Wednesday, April 28, 2010

How Far Will You Go for a Set of Vibrams

The popularity of the VFF has gotten out of hand I think.

You go around the handful of local stores in the SF Bay Area, find out that many models and sizes have completely sold out. The salespeople who don't wear them state (in incredulous tones) that they can't keep them on the shelves.

The episode that hit home just how low the supply has gotten, and how badly people want these shoes, happened this past weekend. I sent to one of the three stores in the City of San Francisco that carry the VFF to get a replacement for my KSO's (the ones I've trashed and stunk up for the past 9 months). Across from me sat a woman with one hand talking on her cell phone, and one hand slipping on various pairs of shoes.

I had assumed wrongly that she was just trying on various women's casual shoes. But then she overhead my discussion with the saleslady regarding sizes & models of VFF (Classic vs. Sprint, vs. KSO, Size 41 vs. 43 vs. 44), and asked me about what size VFF her friend should wear. She revealed that she was talking over the phone with a friend in England, a male, about what size VFF he should wear. I looked at her feet, she had several models of VFF lying around her.

When the saleslady went to take care of another matter, I spoke with her in more detail with the young lady inquiring about the Vibrams. Turned out that her friend in England;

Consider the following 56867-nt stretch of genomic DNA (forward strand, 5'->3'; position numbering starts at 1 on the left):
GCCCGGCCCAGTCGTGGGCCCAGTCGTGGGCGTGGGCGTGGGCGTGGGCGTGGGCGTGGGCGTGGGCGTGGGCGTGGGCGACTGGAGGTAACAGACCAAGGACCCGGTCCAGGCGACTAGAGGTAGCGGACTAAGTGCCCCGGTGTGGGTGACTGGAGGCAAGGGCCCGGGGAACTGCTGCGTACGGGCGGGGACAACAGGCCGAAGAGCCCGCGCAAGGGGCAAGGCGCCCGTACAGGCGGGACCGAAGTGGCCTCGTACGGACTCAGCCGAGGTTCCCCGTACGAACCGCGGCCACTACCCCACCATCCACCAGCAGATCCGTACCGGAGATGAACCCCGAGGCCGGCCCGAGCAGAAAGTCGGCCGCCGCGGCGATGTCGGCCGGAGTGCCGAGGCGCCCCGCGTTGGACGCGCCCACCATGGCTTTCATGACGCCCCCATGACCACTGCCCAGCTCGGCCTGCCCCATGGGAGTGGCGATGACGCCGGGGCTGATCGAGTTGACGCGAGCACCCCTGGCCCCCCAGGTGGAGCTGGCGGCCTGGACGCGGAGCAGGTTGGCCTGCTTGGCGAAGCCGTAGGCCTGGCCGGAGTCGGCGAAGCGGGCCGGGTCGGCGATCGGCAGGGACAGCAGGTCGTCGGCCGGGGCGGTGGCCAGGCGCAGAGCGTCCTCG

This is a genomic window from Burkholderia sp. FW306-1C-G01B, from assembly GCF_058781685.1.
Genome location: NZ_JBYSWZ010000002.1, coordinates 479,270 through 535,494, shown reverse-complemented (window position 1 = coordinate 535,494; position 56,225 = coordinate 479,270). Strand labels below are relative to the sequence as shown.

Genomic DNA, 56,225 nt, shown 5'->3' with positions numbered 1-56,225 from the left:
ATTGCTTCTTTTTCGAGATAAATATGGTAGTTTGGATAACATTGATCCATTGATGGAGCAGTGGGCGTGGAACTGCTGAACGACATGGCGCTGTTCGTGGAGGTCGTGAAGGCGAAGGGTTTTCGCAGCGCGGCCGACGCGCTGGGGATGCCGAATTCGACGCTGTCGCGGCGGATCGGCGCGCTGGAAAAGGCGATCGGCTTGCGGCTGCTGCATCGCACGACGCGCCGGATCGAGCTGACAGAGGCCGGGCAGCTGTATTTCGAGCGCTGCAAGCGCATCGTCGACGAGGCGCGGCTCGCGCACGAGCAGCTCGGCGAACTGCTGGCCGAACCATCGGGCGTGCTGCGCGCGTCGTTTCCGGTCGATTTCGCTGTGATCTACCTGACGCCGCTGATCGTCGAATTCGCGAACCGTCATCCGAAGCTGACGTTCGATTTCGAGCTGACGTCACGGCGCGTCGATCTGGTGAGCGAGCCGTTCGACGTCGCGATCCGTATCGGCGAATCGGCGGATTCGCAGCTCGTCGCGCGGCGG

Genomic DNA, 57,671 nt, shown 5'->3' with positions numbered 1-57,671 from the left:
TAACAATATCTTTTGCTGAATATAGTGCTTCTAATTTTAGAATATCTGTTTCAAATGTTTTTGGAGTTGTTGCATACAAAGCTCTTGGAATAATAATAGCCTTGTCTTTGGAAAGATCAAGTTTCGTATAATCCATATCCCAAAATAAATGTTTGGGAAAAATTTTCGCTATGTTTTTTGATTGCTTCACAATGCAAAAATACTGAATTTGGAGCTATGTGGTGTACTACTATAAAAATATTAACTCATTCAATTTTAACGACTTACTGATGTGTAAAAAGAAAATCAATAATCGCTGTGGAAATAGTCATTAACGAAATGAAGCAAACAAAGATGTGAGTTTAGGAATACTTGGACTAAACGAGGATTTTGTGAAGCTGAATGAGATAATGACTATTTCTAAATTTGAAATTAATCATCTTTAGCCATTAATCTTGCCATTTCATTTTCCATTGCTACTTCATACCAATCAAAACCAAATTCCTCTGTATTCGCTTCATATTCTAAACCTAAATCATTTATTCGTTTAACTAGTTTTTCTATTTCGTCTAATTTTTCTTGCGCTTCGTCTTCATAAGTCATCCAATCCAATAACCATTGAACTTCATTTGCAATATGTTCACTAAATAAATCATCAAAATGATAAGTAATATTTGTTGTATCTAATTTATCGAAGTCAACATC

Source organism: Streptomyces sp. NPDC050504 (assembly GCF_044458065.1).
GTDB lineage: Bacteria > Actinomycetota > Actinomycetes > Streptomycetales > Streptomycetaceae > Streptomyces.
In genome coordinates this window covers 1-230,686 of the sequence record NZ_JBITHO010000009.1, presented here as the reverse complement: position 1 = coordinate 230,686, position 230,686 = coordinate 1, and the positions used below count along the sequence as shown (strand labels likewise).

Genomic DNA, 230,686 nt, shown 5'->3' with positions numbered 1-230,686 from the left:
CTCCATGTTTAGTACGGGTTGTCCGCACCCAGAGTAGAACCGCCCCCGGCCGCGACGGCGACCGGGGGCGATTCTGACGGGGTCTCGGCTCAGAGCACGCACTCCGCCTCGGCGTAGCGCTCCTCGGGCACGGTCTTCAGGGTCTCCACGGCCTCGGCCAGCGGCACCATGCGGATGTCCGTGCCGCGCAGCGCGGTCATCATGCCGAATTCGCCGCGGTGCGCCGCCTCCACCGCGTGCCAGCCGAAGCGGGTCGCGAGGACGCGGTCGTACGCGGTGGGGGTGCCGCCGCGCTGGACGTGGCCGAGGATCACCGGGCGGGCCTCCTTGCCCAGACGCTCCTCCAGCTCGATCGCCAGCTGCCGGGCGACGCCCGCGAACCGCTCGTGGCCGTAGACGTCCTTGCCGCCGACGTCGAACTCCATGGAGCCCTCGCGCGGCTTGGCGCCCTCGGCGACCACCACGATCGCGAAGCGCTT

- Asked her to buy them on his behalf;
- Had a recent running injury to his calves;
- Couldn't decide between the size 41, 42, 43, or 44, because of the incompatibility of the sizing systems.

To place this all in perspective, this is like having your wife/girlfriend asking a friend in Italy to buy a pair of Manolo Blahniks/Jimmy Choos, forking out the $400-500 up front without even trying them on or seeing them in person. Never happen, right? Your wife/girlfriend would more likely just get on an airplane and turn the shoe shopping expedition into a trip to Italy. Because your shoe fetishizing wife/girlfriend understands that she need to see it up close and put it on her feet before coughing out the dough -- or otherwise suffer an awful case of buyers regret.

As much as I like the VFF's (I purchased my replacement pair online directly from Vibram USA) there is no getting around the fact that the VFF is no longer an athletic shoe but a cultural fad. People are shoving their usual logic and judgement regarding shoes aside, and forking out $$ to purchase the VFF for reasons that have nothing to do with athletics & ergonomics, but everything to do with wanting to be part of an up and coming trend.

Adding to the stew is the presence of VFF knock-off's.

I predict over the next 12 months there will be a shakedown. Most of the people buying the VFF will get rid of them when they realize how hard the transition is from regular running shoes to the VFF. After the 12 months are over, however, we'll all figure out;

- The best ways to get used to the VFF, through thousands of people venting about sore calves and aching feet.

- The sports that you can use the VFF effectively (martial arts, running, calisthenics, yoga), and the sports you should not (cycling).

- Which one of the VFF clones is a viable alternative. There is no way Vibram can dominate this market indefinitely -- especially since the fundamental design of the VFF is so simple.

Lets see how this shakes out.

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